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Diversity in Partnership Dynamics

Marriage and divorce of immigrants and descendants of immigrants in Sweden
Copyright: Rawpixel Ltd

In how much do immigrants and their descendants in Sweden differ from native Swedes in their marriage formation, divorce and re-marriage? In their paper, Gunnar Andersson, Ognjen Obućina and Kirk Scott demonstrated that there is a big variation among immigrant groups and between migrants and Swedish-born individuals, and that the country of origin matters when explaining this heterogeneity. The authors were able to break down the immigrant population into a fairly large number of country categories, representing a wide variety of migrant backgrounds in terms of the societies and family systems they come from.

The study focuses on female immigrants who were unmarried when they arrived in Sweden, and follows their civil status while living in the country. It also covers Swedish-born women with at least one foreign-born parent. For all unmarried migrants and never-married residents, the authors studied their transition into first marriage. For those who got married while living in Sweden, they studied the transition to first divorce, and for those who subsequently experienced a divorce, the transition to re-marriage.

In general, it was found that differences in partnership dynamics tend to be more pronounced when comparing natives and non-Western immigrants to Sweden than when the comparison was made between immigrants from countries that are culturally more similar to Sweden, or with Swedish-born children of immigrants. Differences between immigrants and children of immigrants are more pronounced in the case of divorce and re-marriage: Descendants of immigrants only display slightly elevated divorce risks and the same re-marriage risks as those of women with two Swedish-born parents. In terms of first marriage, the authors presented a more in-depth analysis that was based on descendants’ parental background. For most groups of second generation European and non-European Anglo-Saxons, differences to natives were negligible. This is most likely related to the processes of assimilation and adaptation.

When examining patterns among immigrants based on age at arrival, clear differences between immigrants who arrived to Sweden as adults and those who arrived during childhood have been found. On average, childhood migrants have relatively high rates for all civil status transitions: first marriage formation, divorce and re-marriage. Immigrants who arrived in Sweden unmarried at adult ages have somewhat reduced marriage formation rates and slightly elevated rates of divorce and re-marriage.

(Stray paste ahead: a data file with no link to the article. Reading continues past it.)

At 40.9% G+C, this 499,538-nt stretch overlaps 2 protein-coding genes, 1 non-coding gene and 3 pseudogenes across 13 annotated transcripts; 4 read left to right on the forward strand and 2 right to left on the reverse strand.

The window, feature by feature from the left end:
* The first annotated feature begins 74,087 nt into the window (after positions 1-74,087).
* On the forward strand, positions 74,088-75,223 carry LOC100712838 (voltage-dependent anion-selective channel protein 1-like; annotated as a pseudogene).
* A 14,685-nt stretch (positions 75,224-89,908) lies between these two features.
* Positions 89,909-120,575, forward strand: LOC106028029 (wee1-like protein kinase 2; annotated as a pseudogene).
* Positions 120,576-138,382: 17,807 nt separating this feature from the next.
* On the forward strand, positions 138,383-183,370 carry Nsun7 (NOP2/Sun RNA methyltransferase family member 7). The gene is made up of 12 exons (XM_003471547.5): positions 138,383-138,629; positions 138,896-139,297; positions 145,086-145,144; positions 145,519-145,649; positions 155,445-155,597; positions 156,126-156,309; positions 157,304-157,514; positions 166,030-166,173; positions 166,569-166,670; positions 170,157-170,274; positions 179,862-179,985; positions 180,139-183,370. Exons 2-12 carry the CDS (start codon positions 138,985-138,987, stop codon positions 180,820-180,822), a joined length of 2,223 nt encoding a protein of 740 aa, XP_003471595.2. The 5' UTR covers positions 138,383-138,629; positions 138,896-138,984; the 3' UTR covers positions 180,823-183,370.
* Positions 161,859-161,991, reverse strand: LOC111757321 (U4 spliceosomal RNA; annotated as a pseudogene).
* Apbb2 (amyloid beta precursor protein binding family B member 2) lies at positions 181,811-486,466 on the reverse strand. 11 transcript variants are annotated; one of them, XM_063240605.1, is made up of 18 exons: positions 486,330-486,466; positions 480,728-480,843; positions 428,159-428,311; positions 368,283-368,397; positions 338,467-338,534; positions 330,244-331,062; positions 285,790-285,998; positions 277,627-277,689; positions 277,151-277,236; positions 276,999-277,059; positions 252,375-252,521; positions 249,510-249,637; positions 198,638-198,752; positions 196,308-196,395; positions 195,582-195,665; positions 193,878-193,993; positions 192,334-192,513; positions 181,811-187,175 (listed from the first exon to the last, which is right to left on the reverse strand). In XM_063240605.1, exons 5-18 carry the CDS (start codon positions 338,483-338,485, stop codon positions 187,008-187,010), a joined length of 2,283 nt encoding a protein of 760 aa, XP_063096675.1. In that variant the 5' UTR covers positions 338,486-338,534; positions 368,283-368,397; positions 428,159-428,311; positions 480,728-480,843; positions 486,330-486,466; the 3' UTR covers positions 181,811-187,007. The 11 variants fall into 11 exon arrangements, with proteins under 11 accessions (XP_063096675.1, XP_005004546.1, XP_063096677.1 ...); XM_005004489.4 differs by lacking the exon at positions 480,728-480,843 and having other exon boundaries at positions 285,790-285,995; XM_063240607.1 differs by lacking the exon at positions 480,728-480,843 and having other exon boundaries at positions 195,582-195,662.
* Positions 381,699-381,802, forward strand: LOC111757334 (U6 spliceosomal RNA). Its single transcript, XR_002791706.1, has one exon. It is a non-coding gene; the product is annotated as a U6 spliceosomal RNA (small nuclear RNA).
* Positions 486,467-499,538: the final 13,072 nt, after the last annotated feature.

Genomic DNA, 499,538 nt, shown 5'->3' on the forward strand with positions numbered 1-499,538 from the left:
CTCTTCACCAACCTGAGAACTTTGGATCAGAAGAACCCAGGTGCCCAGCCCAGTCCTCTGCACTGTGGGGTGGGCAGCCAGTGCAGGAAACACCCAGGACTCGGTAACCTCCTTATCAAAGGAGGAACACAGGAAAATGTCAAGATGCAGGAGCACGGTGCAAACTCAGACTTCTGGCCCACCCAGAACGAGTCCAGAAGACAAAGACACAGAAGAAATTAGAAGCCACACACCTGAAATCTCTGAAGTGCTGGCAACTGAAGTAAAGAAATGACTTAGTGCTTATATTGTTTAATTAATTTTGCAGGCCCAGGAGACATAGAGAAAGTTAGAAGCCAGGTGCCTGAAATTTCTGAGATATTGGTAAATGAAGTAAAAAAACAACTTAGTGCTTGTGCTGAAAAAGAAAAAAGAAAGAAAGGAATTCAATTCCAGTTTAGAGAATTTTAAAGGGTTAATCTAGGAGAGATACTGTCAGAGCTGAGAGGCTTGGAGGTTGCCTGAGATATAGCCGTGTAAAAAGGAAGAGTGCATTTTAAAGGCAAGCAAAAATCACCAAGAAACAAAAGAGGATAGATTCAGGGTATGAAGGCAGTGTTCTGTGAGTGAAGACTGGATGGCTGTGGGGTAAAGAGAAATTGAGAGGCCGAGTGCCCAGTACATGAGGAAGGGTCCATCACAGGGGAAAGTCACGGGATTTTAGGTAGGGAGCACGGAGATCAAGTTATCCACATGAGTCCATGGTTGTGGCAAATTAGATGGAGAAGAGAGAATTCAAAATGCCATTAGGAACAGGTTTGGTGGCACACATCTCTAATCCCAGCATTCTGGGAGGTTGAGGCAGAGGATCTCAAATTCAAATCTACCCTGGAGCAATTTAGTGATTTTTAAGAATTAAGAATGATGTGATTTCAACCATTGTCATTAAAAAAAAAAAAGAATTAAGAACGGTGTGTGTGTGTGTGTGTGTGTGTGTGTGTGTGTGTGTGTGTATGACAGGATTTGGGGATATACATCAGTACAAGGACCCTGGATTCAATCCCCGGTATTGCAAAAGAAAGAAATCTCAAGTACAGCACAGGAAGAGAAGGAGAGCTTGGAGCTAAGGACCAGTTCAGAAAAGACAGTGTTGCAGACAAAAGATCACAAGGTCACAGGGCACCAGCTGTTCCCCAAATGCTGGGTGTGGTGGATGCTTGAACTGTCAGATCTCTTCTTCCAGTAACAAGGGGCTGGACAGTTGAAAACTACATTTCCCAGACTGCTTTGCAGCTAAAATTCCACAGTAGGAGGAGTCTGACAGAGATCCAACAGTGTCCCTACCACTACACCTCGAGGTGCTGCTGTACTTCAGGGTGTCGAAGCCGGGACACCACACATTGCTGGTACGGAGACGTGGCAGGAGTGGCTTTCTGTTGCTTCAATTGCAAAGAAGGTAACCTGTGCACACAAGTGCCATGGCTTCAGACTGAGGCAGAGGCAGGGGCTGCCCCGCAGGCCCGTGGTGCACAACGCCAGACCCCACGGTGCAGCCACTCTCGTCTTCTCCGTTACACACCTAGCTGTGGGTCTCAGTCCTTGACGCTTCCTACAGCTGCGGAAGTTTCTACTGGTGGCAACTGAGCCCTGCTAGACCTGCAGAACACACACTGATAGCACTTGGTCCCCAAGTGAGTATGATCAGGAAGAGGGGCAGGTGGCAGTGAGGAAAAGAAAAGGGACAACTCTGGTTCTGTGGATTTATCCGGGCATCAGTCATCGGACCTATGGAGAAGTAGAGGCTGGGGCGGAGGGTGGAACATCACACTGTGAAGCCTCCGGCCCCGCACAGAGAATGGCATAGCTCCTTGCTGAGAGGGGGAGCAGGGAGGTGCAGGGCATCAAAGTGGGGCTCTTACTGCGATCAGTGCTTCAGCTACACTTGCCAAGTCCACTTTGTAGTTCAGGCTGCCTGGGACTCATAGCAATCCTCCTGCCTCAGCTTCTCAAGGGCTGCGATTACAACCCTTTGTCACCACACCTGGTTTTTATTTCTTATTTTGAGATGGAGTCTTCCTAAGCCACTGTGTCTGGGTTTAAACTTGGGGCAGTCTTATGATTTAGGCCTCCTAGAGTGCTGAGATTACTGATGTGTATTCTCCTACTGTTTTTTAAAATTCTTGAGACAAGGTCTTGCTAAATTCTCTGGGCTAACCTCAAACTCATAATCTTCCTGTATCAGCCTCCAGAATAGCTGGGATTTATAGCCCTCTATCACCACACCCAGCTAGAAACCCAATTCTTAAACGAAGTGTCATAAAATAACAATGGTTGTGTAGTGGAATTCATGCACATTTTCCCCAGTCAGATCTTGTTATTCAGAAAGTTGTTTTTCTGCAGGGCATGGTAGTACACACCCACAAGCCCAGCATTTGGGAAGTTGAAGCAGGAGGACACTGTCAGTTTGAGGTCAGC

However, these general trends mask a considerable heterogeneity within the group of immigrants based on their country of origin. For example, compared to native Swedes, immigrants from Southern Europe have lower chances of experiencing all three events that were analysed. In turn, immigrants from the Horn of Africa, Northern Africa, the Arab Middle East, Iran and South Asia (1) present elevated levels of first marriage formation, as well as high rates of divorce and re-marriage. These patterns are less straightforward for other immigrant groups. The authors also found that for women from Poland, Central/South America, the Horn of Africa, Sub-Saharan Africa, Iran, and South-East Asia, differences in marriage formation relative to natives are more pronounced in the descendant generation. More precisely, while first generation immigrant women from these regions do not differ much from native women, the possibility of first marriage formation is substantially lower among the descendants of these immigrants. The latter finding indicates different degrees of difficulty for various minority populations in the marriage market, and in the process of becoming established as a young adult in Sweden.


*This PopDigest has received funding from the European Union's Seventh Framework Programme (FP7/2007-2013) under grant agreement n° 320116 for the research project FamiliesAndSocieties. FamiliesAndSocieties ( has the aim to investigate the diversity of family forms, relationships and life courses in Europe, to assess the compatibility of existing policies with these changes, and to contribute to evidence-based policy-making. The consortium brings together 25 leading universities and research institutes in 15 European countries and three transnational civil society organizations.

(1) Statistics Sweden aggregates countries of origin with number of migrants they consider not large enough to break down for further analyses. Thus only the largest immigration countries stand out as single-country categories.

Author(s) of the original publication: 
Daniela Vono de Vilhena